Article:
by Linda Modaro and Nelly Kaufer
“Insight meditation practised in reflective mode is a quintessential dharma practice. Moreover, our culture of awakening depends on the communal nature of our practice, and both of them depend on our absorbing the dharma as a vital resource in our practice.”
– Winton Higgins: The dharmic foundations of the reflective meditation approach
Our retreats have become gentler and more responsive over the years and informed by our study of power dynamics within Buddhist sanghas. We believe that retreats have the responsibility to foster each person’s meditation practice, and to hold space for independent and critical thinking.
Having done hundreds of retreats between us, we know that while retreats benefit our meditation practice they also have costs. Residential retreats are expensive with retreat center fees, meals, travel and time off work. Other costs may include forgoing time with family and friends, finding pet care, or giving up a well-earned vacation in order to dedicate time for practice. Signing up for a retreat is a big decision.
So, it is not surprising when meditators sign up they are excited about having time off, time for self-discovery, for freedom from mundane responsibilities and then when the time comes to go to the retreat, they may be flooded with all the anxieties, bordering on dread, of the very same things!
To structure a welcoming, contained, and in-depth retreat environment is a unique challenge. So, we try to implement what we have learned from our experience.
Key elements of reflective meditation retreats
Our aim is for the middle path between a strict adherence to an intensive schedule and completely doing away with the structures and guidelines that have been considered worthwhile on vipassana retreats. This direction parallels the ways our meditation and reflection practice has evolved:
1. All the retreat centers we use are contemplative, with beautiful grounds that support us in nature and quietude. Our retreats are small and intimate, most have between 10-25 participants with one or two teachers, and ideally with each person in a private room. Because of the relational aspect of reflective meditation having a private room allows each person to have independent space away from others and the world we are co-creating on retreat.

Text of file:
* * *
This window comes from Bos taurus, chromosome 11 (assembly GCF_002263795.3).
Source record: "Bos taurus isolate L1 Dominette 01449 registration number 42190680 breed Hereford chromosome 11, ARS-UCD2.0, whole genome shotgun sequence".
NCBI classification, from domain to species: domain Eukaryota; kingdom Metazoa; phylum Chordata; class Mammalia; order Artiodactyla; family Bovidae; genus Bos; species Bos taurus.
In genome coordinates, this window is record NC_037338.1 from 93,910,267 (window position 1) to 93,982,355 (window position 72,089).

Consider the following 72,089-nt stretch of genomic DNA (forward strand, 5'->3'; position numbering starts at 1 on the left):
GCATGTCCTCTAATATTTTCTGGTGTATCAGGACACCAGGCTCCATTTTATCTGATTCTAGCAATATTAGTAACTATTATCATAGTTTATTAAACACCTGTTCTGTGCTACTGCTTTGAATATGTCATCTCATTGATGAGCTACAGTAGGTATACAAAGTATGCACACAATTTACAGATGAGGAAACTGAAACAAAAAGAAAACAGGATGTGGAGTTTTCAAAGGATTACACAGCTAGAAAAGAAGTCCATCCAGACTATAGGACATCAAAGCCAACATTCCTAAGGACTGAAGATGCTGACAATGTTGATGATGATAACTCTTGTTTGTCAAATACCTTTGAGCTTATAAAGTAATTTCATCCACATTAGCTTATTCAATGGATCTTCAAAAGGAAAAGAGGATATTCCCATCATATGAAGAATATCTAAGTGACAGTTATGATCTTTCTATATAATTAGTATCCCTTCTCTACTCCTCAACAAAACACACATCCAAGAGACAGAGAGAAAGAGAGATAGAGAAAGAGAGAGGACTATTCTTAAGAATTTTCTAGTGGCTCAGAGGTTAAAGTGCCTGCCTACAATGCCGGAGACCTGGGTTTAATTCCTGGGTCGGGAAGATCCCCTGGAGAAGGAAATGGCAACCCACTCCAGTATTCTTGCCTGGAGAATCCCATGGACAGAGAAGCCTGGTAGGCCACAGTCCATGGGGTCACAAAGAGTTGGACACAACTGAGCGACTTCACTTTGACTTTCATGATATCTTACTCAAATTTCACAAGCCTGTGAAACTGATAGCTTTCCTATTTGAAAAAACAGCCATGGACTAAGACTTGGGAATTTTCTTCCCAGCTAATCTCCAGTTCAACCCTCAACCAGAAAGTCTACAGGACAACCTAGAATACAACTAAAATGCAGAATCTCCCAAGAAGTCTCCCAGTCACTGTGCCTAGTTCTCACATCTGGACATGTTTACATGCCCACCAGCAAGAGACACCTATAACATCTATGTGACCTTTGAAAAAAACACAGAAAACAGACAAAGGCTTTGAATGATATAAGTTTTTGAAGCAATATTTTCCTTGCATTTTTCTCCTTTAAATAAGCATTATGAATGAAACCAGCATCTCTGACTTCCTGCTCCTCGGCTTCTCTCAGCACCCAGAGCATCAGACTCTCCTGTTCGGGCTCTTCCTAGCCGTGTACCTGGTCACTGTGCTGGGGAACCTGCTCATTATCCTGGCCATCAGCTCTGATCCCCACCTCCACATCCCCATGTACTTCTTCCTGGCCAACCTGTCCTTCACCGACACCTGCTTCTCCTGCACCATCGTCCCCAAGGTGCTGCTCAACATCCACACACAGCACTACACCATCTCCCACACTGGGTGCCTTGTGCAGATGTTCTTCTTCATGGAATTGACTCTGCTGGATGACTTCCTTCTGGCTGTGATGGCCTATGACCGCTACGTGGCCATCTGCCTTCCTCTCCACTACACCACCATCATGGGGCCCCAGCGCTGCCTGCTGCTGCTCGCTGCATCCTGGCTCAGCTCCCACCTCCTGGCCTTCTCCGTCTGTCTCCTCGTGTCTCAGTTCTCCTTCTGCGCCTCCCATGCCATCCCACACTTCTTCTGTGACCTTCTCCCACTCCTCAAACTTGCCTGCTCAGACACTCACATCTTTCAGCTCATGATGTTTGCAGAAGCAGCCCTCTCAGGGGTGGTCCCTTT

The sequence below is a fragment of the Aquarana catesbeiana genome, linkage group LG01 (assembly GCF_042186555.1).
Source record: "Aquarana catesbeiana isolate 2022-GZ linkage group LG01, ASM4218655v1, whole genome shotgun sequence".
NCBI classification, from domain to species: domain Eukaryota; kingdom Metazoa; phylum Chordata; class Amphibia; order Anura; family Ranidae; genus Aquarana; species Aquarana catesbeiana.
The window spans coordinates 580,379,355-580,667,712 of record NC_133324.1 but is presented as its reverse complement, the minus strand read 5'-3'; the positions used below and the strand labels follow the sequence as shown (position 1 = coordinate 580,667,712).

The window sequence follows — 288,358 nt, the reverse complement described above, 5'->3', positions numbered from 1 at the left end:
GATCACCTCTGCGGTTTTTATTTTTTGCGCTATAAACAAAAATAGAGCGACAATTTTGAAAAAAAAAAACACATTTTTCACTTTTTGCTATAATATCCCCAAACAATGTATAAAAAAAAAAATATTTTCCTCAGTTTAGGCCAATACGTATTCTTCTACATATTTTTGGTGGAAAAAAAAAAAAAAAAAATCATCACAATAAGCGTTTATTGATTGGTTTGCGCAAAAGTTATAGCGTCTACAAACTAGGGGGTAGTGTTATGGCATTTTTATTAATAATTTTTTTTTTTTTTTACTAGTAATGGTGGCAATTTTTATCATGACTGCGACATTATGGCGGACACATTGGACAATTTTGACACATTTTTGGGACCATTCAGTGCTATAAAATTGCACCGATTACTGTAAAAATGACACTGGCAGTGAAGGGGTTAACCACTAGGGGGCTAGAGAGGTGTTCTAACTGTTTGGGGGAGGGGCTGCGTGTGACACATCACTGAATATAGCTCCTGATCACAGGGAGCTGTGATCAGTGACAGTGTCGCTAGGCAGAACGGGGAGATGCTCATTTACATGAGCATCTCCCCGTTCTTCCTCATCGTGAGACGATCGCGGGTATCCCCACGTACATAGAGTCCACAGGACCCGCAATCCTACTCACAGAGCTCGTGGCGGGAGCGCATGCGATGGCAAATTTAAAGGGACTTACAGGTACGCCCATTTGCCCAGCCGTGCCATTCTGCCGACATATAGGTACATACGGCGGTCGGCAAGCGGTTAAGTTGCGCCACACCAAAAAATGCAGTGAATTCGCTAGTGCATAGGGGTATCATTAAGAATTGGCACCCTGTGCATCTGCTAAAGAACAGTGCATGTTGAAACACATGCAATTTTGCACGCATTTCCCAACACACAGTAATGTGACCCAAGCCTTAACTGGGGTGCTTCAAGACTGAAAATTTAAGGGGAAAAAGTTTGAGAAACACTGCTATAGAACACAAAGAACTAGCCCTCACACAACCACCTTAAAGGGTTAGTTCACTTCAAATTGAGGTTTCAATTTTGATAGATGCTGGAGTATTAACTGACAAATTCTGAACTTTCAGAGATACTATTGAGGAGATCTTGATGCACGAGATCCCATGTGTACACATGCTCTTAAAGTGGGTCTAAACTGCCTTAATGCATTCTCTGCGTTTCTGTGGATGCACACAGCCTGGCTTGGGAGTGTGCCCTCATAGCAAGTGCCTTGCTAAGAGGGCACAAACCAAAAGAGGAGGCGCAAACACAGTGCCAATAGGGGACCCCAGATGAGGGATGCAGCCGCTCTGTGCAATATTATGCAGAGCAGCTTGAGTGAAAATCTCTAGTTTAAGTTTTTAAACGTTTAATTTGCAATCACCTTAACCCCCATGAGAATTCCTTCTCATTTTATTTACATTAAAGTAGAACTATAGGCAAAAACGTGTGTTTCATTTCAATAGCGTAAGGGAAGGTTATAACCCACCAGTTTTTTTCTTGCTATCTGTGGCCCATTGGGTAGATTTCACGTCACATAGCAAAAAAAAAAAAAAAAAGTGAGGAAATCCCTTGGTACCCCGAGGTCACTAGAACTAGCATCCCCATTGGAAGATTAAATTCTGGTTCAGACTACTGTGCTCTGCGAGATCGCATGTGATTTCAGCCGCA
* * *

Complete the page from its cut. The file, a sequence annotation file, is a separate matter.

2. We provide time for silence on our retreats. We find this a necessary and important component of developing a meditation practice and receptive listening – the ability to listen to ourselves and our inner world, while paying attention to others, and our external world.
Within silence opportunities for dialogue with the teachers and with other participants are vital. We offer the opportunity to meet in small reflection groups where each person has a chance to share, if they would like. Additionally, participants have a choice to meet with other retreatants in a dyad to talk about the topics emerging on the retreat. In these ways, the participants can learn from many people.
In addition to meditation sittings, we incorporate other ways of teaching and reflective practices so that meditators gently visit and revisit their beliefs and views.
Team-teaching has been our creative way to respond to the inherent power of the sole dharma teacher, and the more subtle and obvious abuses of power within sanghas. By bringing in diverse voices, the teachings are not given in a uniform or prescriptive fashion. We value creativity and innovation, which makes room for people to have different experience and views of practice.
We are careful in how we present the dharma teachings. We now lean toward offering reflective conversations rather than lectures. We have added in free-form writing sessions after a dharma prompt, and reflective noting (journaling brief notes during a meditation sitting). All of these have emerged from our trial and error process over the years. It is important to note that this gentler way of retreating has come from us challenging the “rules” of the right way to meditate, the right way to go on retreat, the right way to awaken.
3. Let us say a few words about how we schedule time on our retreats. We know that flexibility and choice are two important aspects of keeping the retreat “trauma sensitive”. There is free time to exercise, walk, and read. An atmosphere of permission allows for ease and the dharma to naturally unfold; for each participant to discover their own path.
4. Because not everyone is able to get away from their life to attend a residential retreat, we have also been offering non-residential retreats in Portland, Oregon, online retreats for up to five days, as well as one-day retreats in San Diego and San Luis Obispo, California. All keep a similar schedule.
Comments from retreatants
“Thanks to this gentle and spacious orientation to meditation, I had time to really pause, feel my vulnerability, as well as take in the good. It takes guts to be gentle!”
Another added: “I loved the talks and conversations! They were excellent, insightful and not overly complicated but enabled deep contemplation.”
From our recent online retreat: “Journaling and sharing my thoughts has been a challenge for me in the past. On this retreat, though, I found it surprisingly easy to share with the group. Not quite sure why, though … perhaps feeling safe and secure in my home, and thus more willing to be open…? For whatever reason, this online format really worked well for me.”
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